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Tennessee Titans: On Jake Locker Not Being A Leader

David Boclair and Paul Kuharsky both question Jake Locker's leadership on the last day of the season. I question their judgment on this one.


In case you missed it, David Boclair recently wrote an article questioning Jake Locker's lack of presence at the year end locker room clean out session. The local media had one final chance to meet with players on Monday and Locker wasn't there. A missed opportunity in Boclair's eyes, echoed by Paul Kuharsky.

I have to disagree.

As Boclair said in the article, Locker prefers his play to speak more than his words. He cites Brady and Manning for getting into teamate's faces. For being the vocal leader on their teams. Guess what? Brady and Manning are arguably the two best quarterbacks of this generation. They can do or say whatever they want. They have the chips in the bank to back their words up.

Had Locker showed up, hobbled in on his crutches, and made a stink about how the team needs to get better, I venture to say he would have only gained ill will among his teammates. How dare you tell everyone the "team" needs to get better when you weren't even there on the field? Maybe the media would have applauded the move, but I don't see it being the right thing to do.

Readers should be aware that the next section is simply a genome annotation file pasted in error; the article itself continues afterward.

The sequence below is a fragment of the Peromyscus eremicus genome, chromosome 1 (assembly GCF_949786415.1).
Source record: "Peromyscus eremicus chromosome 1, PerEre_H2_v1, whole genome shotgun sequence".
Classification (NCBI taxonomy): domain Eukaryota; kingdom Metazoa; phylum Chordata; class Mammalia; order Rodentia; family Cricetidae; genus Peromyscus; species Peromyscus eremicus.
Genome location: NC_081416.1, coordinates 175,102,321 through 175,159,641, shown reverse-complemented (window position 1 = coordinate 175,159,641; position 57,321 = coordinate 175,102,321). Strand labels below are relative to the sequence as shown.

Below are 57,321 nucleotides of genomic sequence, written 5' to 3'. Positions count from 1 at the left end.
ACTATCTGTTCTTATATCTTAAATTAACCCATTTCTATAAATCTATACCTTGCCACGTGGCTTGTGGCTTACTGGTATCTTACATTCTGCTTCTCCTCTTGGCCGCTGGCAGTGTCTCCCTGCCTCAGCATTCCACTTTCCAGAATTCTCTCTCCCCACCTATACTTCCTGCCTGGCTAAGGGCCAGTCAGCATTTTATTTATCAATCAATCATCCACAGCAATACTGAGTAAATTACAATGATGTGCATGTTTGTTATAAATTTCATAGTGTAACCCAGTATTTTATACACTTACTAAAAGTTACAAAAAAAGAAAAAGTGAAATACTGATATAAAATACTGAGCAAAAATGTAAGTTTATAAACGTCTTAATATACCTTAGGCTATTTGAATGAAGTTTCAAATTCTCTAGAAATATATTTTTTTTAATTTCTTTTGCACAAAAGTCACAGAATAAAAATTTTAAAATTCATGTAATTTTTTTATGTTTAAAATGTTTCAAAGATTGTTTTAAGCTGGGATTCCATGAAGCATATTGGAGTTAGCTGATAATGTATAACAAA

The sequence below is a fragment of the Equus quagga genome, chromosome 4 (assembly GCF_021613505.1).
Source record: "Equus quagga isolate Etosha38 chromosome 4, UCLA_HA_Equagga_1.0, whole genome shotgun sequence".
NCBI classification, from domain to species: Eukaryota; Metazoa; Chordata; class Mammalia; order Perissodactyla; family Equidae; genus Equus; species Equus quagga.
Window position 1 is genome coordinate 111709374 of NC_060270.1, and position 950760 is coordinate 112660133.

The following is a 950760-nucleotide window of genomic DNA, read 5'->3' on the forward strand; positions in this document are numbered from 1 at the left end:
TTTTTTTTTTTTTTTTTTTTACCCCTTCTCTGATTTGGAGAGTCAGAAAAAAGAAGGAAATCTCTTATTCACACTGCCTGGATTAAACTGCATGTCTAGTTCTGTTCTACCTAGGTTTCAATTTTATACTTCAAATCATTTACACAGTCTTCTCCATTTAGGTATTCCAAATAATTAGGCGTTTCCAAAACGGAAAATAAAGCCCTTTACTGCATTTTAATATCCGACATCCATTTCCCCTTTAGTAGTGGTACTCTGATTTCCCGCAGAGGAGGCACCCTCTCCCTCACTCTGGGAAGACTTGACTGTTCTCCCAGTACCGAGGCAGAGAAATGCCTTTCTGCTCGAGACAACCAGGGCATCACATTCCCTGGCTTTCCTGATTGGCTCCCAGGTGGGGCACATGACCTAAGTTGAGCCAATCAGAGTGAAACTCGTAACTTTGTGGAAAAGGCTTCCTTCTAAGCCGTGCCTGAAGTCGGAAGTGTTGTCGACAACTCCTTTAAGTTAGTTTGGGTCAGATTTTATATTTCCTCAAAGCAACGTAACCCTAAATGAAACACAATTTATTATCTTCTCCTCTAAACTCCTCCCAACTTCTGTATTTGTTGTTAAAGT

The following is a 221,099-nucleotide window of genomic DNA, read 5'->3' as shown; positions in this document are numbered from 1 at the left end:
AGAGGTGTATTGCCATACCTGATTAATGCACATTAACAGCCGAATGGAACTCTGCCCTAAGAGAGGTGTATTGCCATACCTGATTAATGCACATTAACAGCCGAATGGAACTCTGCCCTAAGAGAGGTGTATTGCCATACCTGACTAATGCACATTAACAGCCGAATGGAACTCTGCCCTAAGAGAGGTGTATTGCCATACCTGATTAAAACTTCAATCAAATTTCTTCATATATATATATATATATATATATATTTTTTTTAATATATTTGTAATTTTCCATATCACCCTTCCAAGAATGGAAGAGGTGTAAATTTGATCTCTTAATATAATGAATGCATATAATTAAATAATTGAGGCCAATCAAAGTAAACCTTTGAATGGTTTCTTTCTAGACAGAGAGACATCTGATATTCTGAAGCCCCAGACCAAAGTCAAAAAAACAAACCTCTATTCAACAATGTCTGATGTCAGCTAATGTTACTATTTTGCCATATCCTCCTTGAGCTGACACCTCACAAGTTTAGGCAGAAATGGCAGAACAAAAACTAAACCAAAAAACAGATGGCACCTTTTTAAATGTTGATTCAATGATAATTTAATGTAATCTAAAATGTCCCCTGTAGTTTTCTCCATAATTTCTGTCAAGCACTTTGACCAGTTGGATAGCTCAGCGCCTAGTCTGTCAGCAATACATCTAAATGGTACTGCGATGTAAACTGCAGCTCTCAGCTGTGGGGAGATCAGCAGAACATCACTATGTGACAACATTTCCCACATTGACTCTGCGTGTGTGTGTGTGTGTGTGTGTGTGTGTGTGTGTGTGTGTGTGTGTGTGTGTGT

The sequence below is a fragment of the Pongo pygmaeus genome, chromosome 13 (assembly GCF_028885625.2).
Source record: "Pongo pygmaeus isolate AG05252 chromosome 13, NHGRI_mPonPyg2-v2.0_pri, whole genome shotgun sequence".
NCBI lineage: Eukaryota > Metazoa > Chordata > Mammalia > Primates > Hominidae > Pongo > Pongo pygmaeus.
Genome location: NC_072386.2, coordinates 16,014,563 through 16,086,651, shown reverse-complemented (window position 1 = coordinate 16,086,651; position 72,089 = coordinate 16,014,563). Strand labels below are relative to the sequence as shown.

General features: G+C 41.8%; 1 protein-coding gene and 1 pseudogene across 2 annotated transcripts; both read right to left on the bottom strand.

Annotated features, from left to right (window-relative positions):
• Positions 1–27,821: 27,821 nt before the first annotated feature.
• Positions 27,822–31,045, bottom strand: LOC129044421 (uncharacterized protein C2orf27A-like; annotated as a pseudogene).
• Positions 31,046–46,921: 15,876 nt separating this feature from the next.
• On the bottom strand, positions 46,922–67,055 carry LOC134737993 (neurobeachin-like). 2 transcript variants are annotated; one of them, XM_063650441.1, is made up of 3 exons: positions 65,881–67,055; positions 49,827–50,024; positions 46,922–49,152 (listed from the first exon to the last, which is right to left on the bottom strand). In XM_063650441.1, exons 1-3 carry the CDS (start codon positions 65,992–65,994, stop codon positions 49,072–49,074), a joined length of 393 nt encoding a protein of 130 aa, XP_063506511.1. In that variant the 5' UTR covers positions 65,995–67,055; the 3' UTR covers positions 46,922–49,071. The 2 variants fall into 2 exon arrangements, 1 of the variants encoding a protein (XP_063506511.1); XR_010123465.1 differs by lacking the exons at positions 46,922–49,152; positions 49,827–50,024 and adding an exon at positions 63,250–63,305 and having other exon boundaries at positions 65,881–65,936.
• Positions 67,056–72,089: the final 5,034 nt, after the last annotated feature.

As much as some of the local media would like Locker to "talk the talk" he and others know he needs to "walk the walk" first.

Would that have shown the media he's ready to be the vocal leader of the team? Sure. Does that matter to the actual team? Not at all.

Locker has given his all, played hurt, and earned the respect of his teammates. His lack of cache isn't from a lack of heart or effort. If anything, Jake Locker has a disproportionate amount of credibility amongst the team compared to his win/loss record or statistics. That being said he knows you have to stay on the field to truly lead a team.

Kuharsky chimes in to add that he has assumed the demeanor of the head coach. He also says the following:

At a time when he should have asserted himself and let people know he views himself as the team's top leader, I'd venture a guess he didn't even consider it.

Who are the people that need to know this? You? Me? The reporters and media?

I don't see how Locker not asserting himself on locker room clean out day can be seen as a bad thing. If anything, had he done so, I venture to say it would have rung hollow considering the way the season went combined with his injury. There's a time and a place for everything, but this was neither for grandstanding or self promotion. Both he and his teammates know who and what he is, and that's what really matters.